net has become what Schultz calls,"the sleeping colossus of the collective
body of the couch potatoes of all lands". As ever, the avant-garde and the
masses tend not to mix.

But, regardless of the undoubted commercialisation which has changed the
face of the net and brought  that "short 'divine' time" from 95-97 to an
end, "radical pragmatism" has become the trope with which to paradoxically
claim both the authentic radicality of those early years and the
repetitious inevitability of history. This stance, far from falling into
the obvious traps of revolutionary idealism, brings the chapter to a close
and knowingly adjusts itself back to business-as-usual mode. It sighs and
claims to know what's in store for us, because after all, nothing has
really changed. As Lovink concludes in his post,"perhaps there are not any
fundamentally new aspects to the 'cybereconomy'. After all, business is
business, and the same goes for politics, culture, the arts, and so on."
But hold on, is all the revolutionary promise of the net really come to
this? Maybe not because, as we learn, "The magic of (shared) communication
in itself remains untouched by these developments. What counts are
illusion and imagination, in whatever environment". So networked
communication isn't really so different from going down to the pub? Err,
that's not quite it, clearly there was something different about this
internet business, and that does need to be protected because: "these
fluid untamed elements are precisely what is endangered now."

Reading these posts I can feel a severe dose of world-weary pragmatism
coming on myself, because we've repeatedly seen critics frame alternative
or avant-garde culture in this way before. Critques, such as Peter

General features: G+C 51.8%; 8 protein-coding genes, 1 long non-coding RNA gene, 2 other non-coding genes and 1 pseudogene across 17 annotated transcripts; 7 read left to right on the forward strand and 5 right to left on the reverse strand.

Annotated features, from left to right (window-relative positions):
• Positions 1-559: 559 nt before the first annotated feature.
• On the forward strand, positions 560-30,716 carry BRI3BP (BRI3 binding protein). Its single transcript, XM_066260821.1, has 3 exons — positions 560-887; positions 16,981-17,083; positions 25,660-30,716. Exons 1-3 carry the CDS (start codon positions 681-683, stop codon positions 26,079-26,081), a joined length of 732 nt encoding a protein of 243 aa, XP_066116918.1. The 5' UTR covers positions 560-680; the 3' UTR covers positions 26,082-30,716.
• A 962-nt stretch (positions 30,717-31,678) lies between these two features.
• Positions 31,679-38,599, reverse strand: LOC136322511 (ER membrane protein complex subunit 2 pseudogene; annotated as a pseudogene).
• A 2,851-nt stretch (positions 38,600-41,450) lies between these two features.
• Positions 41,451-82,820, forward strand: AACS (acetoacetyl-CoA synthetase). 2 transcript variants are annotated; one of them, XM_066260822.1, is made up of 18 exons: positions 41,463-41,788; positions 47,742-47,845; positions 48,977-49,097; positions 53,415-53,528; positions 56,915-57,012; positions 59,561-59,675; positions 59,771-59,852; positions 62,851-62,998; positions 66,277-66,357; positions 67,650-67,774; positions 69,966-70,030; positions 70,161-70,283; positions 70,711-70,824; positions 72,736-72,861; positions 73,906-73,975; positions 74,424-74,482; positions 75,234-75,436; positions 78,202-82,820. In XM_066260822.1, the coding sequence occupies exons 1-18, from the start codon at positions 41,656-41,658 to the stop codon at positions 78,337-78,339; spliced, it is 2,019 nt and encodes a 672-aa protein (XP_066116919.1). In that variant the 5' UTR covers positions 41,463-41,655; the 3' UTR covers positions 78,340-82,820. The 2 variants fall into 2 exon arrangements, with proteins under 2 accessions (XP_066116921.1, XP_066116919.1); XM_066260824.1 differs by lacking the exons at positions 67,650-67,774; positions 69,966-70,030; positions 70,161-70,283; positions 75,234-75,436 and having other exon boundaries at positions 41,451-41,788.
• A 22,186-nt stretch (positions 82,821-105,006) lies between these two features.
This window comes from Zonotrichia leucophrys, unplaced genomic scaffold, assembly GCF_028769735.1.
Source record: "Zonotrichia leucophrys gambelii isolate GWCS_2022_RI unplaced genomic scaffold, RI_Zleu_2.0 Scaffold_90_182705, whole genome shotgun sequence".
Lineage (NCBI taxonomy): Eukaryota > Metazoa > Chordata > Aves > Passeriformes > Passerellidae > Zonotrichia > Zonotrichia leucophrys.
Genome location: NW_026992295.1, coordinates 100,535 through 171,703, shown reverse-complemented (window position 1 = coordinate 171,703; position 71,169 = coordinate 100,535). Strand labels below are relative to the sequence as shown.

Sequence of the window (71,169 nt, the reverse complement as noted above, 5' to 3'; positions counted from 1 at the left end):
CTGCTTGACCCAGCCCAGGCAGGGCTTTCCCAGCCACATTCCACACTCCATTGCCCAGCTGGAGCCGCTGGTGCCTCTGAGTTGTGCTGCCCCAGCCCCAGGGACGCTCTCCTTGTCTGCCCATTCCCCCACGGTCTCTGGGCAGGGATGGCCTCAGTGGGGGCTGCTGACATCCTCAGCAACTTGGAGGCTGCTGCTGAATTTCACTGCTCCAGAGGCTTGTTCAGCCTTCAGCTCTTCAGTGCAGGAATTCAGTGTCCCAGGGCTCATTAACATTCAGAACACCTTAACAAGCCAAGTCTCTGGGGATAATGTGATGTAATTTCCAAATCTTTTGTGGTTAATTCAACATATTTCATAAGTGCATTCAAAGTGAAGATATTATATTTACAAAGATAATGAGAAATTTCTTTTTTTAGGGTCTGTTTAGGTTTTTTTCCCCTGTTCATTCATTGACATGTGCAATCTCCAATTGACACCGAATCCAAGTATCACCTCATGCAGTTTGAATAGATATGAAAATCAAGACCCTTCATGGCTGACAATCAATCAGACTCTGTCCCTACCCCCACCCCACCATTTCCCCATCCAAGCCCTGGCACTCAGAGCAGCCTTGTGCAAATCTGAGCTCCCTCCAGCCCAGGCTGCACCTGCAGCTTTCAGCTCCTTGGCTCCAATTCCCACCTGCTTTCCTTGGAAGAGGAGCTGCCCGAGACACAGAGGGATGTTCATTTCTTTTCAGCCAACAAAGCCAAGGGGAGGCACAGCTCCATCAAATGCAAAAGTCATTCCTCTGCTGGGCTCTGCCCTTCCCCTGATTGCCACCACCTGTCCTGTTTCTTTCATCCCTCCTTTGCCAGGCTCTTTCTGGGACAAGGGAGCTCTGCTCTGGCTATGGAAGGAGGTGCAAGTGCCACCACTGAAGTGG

Bürger's famous Theory of the Avant-Garde , which distinguish an
avant-garde whose transformative practice is deemed authentic and
historically effective (the 'historical avant-garde' i.e. pre WWII) from
the belated, redundant and repetitious gestures of the ensuing generations
(the neo-avant garde WWII). A distinction which condemns anything
falling outside a synchronous enlightened moment in history to emptiness
and insignificance. One which nostalgically romanticises a by-gone moment
of radicality while refusing a similar possibility for contemporary
culture and society. It seems that a similar sentiment underpins
discussions of the brave new net and calls to either resign oneself to the
inevitable or decamp to a new revolutionary address. Given that radical
departures in media on the scale of the internet don't come along too
often, it's hard to see where the next Arcadia is coming from.
 u of London's cyber-theecoonllectually and politically high stakes  on
the nettime and eyebeam lists,ideologicalrated growth of the mediascape"
coupled with theattempts by nation states at regulationoderate and
fatally compromised climate former net radicals are finding themselves
defeated bydescribes as the avant-garde and the masses lets out a sigh of
superior wisdom